[Tutor] What language should I learn after Python?

Alan Gauld alan.gauld at btinternet.com
Wed Oct 7 13:03:51 CEST 2009

"Dave Angel" <davea at ieee.org> wrote

> practically nothing in common with Python.  Forth is at a different 
> extreme.  The entire interpreter/compiler can be defined in maybe 50 
> lines of (Forth) code.  It essentially has no syntax, and the programmer 
> is free to add things that in other languages would be considered syntax.

Tcl is a less extreme case of a similar idea.
It too allows you to redefine how things like if{}, while{} etc
work and add completely new control structures.
But it does have a defined syntax and rules around variable
names etc.

If the OP is interested in Tcl the original version of my
tutorial used Tcl as a comparison language to python.
Its still available here:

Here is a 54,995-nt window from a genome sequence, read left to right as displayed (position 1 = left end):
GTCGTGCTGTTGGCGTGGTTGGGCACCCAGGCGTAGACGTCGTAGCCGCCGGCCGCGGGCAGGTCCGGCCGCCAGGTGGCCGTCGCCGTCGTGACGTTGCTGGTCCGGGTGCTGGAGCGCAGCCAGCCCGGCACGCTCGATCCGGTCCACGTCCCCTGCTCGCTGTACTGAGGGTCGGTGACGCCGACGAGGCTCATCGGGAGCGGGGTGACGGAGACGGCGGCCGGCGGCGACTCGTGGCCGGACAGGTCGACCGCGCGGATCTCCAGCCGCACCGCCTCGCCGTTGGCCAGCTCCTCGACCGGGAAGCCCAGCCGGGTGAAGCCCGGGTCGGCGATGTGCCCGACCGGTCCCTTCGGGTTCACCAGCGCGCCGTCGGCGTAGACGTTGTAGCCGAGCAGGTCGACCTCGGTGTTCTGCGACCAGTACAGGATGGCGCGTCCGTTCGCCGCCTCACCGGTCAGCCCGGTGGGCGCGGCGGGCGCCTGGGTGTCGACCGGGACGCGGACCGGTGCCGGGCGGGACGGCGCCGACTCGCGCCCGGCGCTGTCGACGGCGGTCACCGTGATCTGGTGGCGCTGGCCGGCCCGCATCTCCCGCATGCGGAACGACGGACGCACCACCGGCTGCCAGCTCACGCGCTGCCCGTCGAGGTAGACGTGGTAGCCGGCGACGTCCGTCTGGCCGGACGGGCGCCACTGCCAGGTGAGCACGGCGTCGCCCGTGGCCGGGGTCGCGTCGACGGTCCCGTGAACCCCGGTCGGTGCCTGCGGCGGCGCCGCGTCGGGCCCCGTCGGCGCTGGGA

> have been a few processors that essentially used Forth as their machine 
> language, and programming was essentially the art of adding instructions 
> to the machine.

ISTR Sun tried to build one of those.
Sun still(?) use Forth in their Unix workstations for the boot monitor.
If you press the right keys on startup you find yourself at a Forth prompt!

> I have such a machine in storage somewhere, which had 4k of RAM and 4k of 
> Prom.

Sounds like the old Atom PC? A little white box similar to the
Sinclair/Timex ZX81 etc? There was also one called Oric (named
after the computer in the cult "Blake's Seven" TV show?) that ran
Forth if I remember corectly? I never owned or used either but I
remember reading about them at the time (early-mid '80s).

Ah, nostalgia...

Alan Gauld
Author of the Learn to Program web site

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